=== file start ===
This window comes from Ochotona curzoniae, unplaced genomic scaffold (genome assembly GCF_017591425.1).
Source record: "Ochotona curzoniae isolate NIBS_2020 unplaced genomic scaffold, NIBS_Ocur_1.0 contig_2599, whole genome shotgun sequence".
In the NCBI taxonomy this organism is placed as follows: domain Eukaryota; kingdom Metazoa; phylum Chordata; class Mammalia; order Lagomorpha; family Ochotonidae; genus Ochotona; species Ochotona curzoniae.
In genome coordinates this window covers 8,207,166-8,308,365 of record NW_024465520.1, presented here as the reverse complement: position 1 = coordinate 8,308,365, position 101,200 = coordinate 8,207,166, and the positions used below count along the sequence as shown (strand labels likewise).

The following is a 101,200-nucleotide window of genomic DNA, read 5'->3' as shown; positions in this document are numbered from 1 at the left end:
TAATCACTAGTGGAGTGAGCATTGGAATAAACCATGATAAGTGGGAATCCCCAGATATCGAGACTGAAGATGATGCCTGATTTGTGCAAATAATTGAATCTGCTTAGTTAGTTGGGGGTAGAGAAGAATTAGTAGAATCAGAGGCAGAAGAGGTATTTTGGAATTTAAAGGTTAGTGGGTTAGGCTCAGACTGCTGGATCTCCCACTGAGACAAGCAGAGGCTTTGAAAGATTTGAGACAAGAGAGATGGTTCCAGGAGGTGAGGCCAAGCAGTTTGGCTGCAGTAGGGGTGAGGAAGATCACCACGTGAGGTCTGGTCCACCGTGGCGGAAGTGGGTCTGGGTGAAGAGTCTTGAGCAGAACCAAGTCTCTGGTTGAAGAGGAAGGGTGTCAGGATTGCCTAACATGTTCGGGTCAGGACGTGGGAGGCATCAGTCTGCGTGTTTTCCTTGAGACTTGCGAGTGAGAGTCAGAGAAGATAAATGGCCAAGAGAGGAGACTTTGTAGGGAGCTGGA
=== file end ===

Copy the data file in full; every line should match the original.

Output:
This window comes from Ochotona curzoniae, unplaced genomic scaffold (genome assembly GCF_017591425.1).
Source record: "Ochotona curzoniae isolate NIBS_2020 unplaced genomic scaffold, NIBS_Ocur_1.0 contig_2599, whole genome shotgun sequence".
In the NCBI taxonomy this organism is placed as follows: domain Eukaryota; kingdom Metazoa; phylum Chordata; class Mammalia; order Lagomorpha; family Ochotonidae; genus Ochotona; species Ochotona curzoniae.
In genome coordinates this window covers 8,207,166-8,308,365 of record NW_024465520.1, presented here as the reverse complement: position 1 = coordinate 8,308,365, position 101,200 = coordinate 8,207,166, and the positions used below count along the sequence as shown (strand labels likewise).

The following is a 101,200-nucleotide window of genomic DNA, read 5'->3' as shown; positions in this document are numbered from 1 at the left end:
TAATCACTAGTGGAGTGAGCATTGGAATAAACCATGATAAGTGGGAATCCCCAGATATCGAGACTGAAGATGATGCCTGATTTGTGCAAATAATTGAATCTGCTTAGTTAGTTGGGGGTAGAGAAGAATTAGTAGAATCAGAGGCAGAAGAGGTATTTTGGAATTTAAAGGTTAGTGGGTTAGGCTCAGACTGCTGGATCTCCCACTGAGACAAGCAGAGGCTTTGAAAGATTTGAGACAAGAGAGATGGTTCCAGGAGGTGAGGCCAAGCAGTTTGGCTGCAGTAGGGGTGAGGAAGATCACCACGTGAGGTCTGGTCCACCGTGGCGGAAGTGGGTCTGGGTGAAGAGTCTTGAGCAGAACCAAGTCTCTGGTTGAAGAGGAAGGGTGTCAGGATTGCCTAACATGTTCGGGTCAGGACGTGGGAGGCATCAGTCTGCGTGTTTTCCTTGAGACTTGCGAGTGAGAGTCAGAGAAGATAAATGGCCAAGAGAGGAGACTTTGTAGGGAGCTGGA